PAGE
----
After a successful Mass, a presentation was shown recognising the Moore House tutor groups, Year 7 camp and our achievements in the school Swimming Carnival (in which we came first!). To conclude the night, a delicious supper was held in the La Valla Hall under the organisation and catering of the Moore House parents, to whom we say thank you!

Moore House Captain Benjamin Johnston leading the procession

The Mass and supper was a huge success due to each Moore House member’s commitment to making the event one to remember. A very special thankyou to the Moore House Mums Ms Sue Yates, Mrs Julie Burton, Mrs Marny Coyle and Mrs Cathy Kinsella who help set and organise the supper. Moore Service & Mission Captain Dominique Ratcliffe offer Prayers of the Faithful

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Luke Kinsella 11 Moore

Salta House students watching the House presenation

This was followed by a visual presentation created by Alexander Bernes (10 Salta) which encased many aspects of our house including service, sport and academics. The supper provided afterwards was a great opportunity for the parents of the students to meet each other and the staff members, with the food and drink also well received by the boys.

Salta House in full voice!

Stuart Williams Salta Service & Mission Captain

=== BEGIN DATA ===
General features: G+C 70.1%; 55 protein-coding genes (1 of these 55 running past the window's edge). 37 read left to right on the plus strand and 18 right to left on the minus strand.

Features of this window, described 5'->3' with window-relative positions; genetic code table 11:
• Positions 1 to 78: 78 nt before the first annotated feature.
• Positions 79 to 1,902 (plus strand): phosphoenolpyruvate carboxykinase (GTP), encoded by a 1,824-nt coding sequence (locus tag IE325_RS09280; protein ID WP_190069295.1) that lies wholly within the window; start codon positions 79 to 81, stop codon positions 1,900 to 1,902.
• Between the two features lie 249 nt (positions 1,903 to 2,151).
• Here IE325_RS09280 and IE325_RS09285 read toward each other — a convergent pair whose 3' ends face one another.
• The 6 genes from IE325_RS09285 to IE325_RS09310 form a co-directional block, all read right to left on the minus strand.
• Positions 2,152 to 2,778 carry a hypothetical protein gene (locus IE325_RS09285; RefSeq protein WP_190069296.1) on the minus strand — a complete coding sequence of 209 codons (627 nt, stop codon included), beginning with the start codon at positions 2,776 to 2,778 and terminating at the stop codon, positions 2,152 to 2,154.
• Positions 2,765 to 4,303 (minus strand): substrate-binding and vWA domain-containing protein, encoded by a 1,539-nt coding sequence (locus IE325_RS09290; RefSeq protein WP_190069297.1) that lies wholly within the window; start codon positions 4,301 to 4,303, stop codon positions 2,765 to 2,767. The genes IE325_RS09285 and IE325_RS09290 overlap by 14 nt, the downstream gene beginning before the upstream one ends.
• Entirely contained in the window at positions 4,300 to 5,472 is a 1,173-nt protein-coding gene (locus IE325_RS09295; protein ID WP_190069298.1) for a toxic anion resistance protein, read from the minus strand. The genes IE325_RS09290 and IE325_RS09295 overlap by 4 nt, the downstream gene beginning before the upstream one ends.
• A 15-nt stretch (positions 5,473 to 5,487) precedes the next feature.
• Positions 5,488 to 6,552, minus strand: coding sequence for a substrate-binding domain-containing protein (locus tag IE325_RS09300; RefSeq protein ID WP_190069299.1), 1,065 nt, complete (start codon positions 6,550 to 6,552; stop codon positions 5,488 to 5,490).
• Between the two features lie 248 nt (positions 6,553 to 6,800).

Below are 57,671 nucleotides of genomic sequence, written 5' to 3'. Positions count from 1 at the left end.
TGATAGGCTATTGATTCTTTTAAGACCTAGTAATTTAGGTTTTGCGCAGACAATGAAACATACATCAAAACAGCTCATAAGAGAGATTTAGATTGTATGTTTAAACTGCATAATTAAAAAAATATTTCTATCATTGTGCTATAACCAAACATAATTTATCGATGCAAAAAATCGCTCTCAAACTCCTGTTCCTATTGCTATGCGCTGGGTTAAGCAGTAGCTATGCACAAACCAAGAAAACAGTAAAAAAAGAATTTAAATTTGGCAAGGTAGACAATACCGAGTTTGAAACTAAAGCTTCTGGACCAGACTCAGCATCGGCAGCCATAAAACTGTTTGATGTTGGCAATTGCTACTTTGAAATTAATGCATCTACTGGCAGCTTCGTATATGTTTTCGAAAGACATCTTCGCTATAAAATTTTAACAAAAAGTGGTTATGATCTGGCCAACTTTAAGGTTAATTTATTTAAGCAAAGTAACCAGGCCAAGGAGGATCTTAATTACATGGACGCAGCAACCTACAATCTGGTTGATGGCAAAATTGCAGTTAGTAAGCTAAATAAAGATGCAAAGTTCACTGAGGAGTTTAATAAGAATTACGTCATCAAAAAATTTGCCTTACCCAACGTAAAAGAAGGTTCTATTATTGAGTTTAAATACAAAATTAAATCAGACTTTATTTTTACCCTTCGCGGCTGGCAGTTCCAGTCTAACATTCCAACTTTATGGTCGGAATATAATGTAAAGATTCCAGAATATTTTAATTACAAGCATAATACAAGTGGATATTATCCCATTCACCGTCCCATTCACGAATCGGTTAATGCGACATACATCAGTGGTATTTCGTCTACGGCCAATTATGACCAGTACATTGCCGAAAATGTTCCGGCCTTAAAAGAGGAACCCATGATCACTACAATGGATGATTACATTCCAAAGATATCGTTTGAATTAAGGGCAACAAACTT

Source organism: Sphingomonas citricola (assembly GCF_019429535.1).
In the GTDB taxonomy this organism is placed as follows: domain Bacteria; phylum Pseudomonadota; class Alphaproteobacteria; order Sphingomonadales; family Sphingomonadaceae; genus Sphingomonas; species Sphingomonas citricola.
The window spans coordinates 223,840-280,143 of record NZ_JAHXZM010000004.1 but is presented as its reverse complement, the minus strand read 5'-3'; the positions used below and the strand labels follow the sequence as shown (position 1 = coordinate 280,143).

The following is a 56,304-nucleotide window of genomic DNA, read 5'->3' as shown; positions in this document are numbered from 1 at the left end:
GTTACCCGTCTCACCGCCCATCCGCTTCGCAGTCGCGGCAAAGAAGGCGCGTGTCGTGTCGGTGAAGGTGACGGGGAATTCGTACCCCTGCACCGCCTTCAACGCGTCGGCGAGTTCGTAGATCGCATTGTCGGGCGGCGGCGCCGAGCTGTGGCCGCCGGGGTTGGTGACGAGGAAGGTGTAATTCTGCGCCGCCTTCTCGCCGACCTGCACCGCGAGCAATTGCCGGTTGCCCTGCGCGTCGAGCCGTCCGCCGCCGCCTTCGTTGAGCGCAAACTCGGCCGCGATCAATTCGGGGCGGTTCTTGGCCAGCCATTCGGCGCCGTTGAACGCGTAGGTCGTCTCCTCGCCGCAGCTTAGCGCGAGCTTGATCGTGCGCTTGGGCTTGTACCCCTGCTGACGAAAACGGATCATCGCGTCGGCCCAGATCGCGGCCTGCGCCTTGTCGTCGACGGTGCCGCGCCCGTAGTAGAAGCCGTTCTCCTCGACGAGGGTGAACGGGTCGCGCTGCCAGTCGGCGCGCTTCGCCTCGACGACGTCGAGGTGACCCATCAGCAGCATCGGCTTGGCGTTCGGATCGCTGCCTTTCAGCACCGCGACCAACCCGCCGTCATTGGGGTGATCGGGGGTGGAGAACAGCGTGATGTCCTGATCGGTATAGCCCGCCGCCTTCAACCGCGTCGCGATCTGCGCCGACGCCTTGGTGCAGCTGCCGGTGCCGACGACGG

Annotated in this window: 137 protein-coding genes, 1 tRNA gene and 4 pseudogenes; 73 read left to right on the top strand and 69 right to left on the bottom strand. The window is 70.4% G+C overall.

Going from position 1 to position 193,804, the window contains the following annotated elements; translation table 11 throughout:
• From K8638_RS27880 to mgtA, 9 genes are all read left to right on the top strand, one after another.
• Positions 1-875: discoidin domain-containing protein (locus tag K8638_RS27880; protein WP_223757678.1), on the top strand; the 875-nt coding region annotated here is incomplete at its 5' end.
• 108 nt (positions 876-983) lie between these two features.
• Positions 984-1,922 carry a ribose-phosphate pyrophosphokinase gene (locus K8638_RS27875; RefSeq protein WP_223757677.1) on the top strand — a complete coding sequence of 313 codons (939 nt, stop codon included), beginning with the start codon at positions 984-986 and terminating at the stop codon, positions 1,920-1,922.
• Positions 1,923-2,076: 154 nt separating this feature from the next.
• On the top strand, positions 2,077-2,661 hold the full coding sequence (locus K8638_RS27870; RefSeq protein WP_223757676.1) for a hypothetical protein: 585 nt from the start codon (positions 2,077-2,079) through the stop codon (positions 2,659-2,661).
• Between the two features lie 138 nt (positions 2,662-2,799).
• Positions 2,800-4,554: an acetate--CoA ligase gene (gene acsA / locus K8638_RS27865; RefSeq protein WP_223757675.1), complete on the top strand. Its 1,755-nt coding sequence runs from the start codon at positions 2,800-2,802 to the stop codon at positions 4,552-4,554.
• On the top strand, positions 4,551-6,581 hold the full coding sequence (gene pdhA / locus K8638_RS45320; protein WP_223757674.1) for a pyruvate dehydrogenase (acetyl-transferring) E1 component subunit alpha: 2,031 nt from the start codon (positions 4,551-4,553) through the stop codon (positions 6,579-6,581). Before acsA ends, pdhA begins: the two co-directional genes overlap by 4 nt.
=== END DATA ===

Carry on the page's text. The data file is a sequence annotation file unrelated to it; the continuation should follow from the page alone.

SOLIDARITY OFF TO A GREAT START It has been a busy first six weeks for Marist Solidarity, with over 130 boys from Years 9 to 12 signing up to become involved. Pope John Paul II described the concept of Solidarity in 1987 as: “...not a vague feeling of compassion, or shallow distress at the misfortunes of so many people, both near and far. On the contrary, it is a firm and preserving determination to commit oneself to the common good: that is to say to the good of all, because we are all really responsible for all.” Marist Solidarity gives students the opportunity to commit themselves to others through a number of ways. Students participate in a range of social outreach activities, from working with the homeless to tutoring refugees to visiting the elderly, as well as participating in fundraising and environmental care activities. Students are involved in education programs that focus on a variety of social issues - this could be through the Catholic Education Office, events run by other organisations or the Marist Solidarity term meeting in which a keynote speaker addresses an issue. From this education it is hoped that students will advocate and provide a voice in our community for those who are marginalized and voiceless by talking to friends and family and through other strategies. One such strategy is that this year students will be invited to write about an issue of their choice or reflections on their experience of been involved in Solidarity, please take the time to read Luke Gallen’s (11 Moore) reflection on his first experience of volunteering at Matthew Talbot. Stephen Versteegh Solidarity Coordinator